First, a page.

Anndrena Belcher Tells her
“You have pride and heritage. If you lose either one of those, you’re sunk,” Anndrena Belcher says, recalling her father’s advice on life. It made an impression on her. “Being ashamed of who you are means a great loss of input,” she says. “Being able to own one’s voice is important in claiming power.” What Anndrena learned early in her childhood helped her rise above later discrimination and to find her voice through her writing and her family’s love.She came from the coal fields of Pike County, Kentucky. Her extended family consisted of her parents, grandparents, two sisters, aunts, uncles and cousins. They were like the rest of the families around them, either coal miners or coal owners, who didn’t make a lot of money. But they were part of a culture, one that was held together by similar values and rules. These doctrines kept them tightly bonded to a belief in themselves and in their roots.
It was 1958 or ’59 when the family moved to Chicago. Anndrena was about seven at the time. Though she had never thought of herself as a ‘hillbilly’, she was quickly labeled one.There was an assumption made by people living in the city that all hillbillies were somehow dumb. Without testing Anndrena and her sister, the new school system automatically put them back a half grade. Only when her mother, a normally quiet woman, objected, did the school reinstate them to where they had originally been.
Anndrena remembers derogatory and hurtful newspaper articles like the one titled, “Hillbillies Invade Chicago.” Others painted the newcomers as “Worse than any Blacks” and “Incestuous.” There was a myth that if someone was white, that meant they had easier access to the economy. ‘Hillbillies’ dispelled this theory. Since they weren’t perceived to be as good as other whites, many in the city looked down upon their new neighbors. “They were saying, ‘You are white. You have no excuse for not fitting in.’” She and her family were not considered part of the norm.
Anndreana Belcher frequently comes to the campus to
In an effort to fit in, Anndrena became what she calls ‘bilingual.’ Her definition is different than what one might expect. “I speak Appalachian English and mainstream Standarized English.” The Appalachian is what she grew up speaking and what her family spoke. The move that her family made to Chicago introduced her to a ‘new’ English. “Historically, Appalachian English has not been looked at positively. Most people have a negative feeling about it. They tend to discriminate because that form of English doesn’t fit into the norm.” Anndrena has seen it happen to African-Americans and Hispanics, and to other people. She says it is as though you have to lose your own heritage in order to be accepted into society. Pointing to the debate of Standardized English versus Ebonics, she says, “We lose our self-esteem when we’re told our language isn’t fitting.”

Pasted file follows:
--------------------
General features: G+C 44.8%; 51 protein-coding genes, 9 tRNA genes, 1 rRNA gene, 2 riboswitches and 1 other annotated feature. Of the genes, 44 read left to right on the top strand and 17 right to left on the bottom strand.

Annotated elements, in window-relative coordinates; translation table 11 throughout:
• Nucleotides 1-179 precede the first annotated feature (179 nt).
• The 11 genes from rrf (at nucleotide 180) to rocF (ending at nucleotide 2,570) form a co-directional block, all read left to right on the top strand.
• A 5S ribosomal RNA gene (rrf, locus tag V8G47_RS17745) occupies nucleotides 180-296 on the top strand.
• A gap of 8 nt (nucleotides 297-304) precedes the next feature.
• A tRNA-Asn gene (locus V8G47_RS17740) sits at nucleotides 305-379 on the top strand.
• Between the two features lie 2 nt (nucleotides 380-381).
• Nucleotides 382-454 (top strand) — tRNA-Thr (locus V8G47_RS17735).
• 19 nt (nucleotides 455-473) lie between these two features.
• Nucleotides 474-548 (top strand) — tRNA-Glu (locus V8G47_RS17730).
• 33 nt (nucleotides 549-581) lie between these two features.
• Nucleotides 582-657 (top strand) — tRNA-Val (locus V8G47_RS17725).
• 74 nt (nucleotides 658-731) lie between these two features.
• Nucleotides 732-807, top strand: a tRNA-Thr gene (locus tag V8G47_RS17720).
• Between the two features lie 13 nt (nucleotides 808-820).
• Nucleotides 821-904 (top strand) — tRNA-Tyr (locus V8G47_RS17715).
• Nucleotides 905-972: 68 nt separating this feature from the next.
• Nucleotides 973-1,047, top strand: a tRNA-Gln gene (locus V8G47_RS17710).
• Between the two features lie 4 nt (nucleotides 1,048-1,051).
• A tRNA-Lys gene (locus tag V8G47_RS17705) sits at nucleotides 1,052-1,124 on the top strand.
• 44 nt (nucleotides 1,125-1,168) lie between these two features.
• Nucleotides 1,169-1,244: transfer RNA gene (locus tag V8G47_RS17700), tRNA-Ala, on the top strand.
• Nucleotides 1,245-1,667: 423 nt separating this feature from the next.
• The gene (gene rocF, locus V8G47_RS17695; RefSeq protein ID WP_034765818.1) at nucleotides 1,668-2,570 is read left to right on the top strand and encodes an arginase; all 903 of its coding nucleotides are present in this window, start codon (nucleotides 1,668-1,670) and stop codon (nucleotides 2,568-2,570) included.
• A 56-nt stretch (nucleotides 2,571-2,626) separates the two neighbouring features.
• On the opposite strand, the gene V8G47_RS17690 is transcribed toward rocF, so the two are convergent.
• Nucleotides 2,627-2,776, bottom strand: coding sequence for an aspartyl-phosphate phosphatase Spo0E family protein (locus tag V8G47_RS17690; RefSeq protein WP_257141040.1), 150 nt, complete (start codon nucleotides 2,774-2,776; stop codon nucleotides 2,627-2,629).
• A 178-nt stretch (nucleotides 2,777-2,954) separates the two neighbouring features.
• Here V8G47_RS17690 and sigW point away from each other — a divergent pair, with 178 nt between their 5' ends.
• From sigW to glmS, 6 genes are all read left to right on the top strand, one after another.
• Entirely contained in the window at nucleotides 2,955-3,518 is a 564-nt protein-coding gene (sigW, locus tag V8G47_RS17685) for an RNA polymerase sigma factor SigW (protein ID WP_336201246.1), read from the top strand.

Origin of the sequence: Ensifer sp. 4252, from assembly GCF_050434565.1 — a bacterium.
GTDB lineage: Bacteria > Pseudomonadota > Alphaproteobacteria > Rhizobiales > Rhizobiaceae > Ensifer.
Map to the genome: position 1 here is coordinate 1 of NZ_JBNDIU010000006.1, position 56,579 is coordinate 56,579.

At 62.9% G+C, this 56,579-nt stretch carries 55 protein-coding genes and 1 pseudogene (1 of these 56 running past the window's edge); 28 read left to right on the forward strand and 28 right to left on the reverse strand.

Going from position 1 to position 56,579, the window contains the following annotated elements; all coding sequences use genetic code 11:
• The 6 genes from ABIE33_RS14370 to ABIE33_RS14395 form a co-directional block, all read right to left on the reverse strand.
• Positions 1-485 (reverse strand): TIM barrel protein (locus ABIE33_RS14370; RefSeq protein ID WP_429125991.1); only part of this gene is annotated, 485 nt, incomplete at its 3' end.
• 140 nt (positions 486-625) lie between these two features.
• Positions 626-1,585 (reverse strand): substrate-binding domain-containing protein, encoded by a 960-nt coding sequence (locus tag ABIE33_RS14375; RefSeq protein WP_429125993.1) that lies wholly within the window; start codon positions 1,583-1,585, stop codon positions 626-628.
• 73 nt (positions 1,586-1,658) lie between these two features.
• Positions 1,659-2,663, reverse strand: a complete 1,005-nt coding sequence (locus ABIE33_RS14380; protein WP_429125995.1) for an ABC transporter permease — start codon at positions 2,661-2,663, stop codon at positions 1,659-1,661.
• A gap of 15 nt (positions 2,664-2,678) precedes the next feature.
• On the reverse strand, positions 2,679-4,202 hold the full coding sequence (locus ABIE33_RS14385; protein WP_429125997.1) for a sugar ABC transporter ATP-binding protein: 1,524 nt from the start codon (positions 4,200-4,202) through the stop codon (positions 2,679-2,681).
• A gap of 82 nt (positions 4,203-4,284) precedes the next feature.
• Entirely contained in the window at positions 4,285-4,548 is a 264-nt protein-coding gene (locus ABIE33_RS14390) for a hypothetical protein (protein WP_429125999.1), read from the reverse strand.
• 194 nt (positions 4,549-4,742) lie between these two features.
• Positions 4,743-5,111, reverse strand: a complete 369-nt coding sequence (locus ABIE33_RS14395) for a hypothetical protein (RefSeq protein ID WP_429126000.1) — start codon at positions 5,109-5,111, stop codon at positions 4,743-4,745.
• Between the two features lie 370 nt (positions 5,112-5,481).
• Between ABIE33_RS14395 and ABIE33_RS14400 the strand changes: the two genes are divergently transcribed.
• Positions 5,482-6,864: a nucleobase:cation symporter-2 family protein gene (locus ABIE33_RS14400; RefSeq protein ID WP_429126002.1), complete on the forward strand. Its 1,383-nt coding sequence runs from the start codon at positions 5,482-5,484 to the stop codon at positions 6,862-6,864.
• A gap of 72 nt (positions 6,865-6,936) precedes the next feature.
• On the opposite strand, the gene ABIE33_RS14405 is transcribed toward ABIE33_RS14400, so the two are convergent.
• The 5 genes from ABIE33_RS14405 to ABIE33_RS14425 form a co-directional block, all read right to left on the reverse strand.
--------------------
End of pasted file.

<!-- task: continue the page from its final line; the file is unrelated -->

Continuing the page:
Stereotypes on television and in the movies about mountaineers only increased the discrimination. “One of my teachers said, ‘I used to have negative concepts about hillbillies until I saw the “Beverly Hillbillies.” Yet, while the show portrayed a close-knit family, it poked fun at their naivité. In actuality, the leading characters didn’t fit in to that society. Later movies like “Deliverance” didn’t do much to help that image either.
At the age of twelve, Anndrena knew she wanted to write. “Writing gave me a place to go with my thoughts and questions. It was a way for me to commemorate what I saw and experienced in everyday life,” she said. “It gave me a way to create and take care of my life, and it helped me see that I had to be responsible for my own rescue.” What did she want to be rescued from? “The outside forces who wanted to ‘name’ me and determine my path.” Anndrena was determined to be true to herself.
Though she doesn’t describe herself as political, her family’s close bond and open communication on politics helped to formulate her political views and her own voice. “Once we see what shapes us, we see that our views come out of a bigger web.” She began to question the American dream when she saw how her family struggled, but remained economically poor. “Some people don’t own their own resources. You have to push to understand the outside forces, so that more people can find opportunities to work. This knowledge helps to push for changes.” Being able to examine her life, and write about it has helped Anndrena to name herself. Rather than forcing her to pick one culture while casting the other aside, her experiences have helped her to blend two worlds; one she holds solid to, while the other she acts as teacher to. “I want to shake things up, and be involved in people’s democracy,” she says. “Art affords me the luxury of having a diversity of ‘playmates.’ I see the audience as key in helping me ponder and think things through. I don’t think the process is ever complete. That is what creativity is all about.”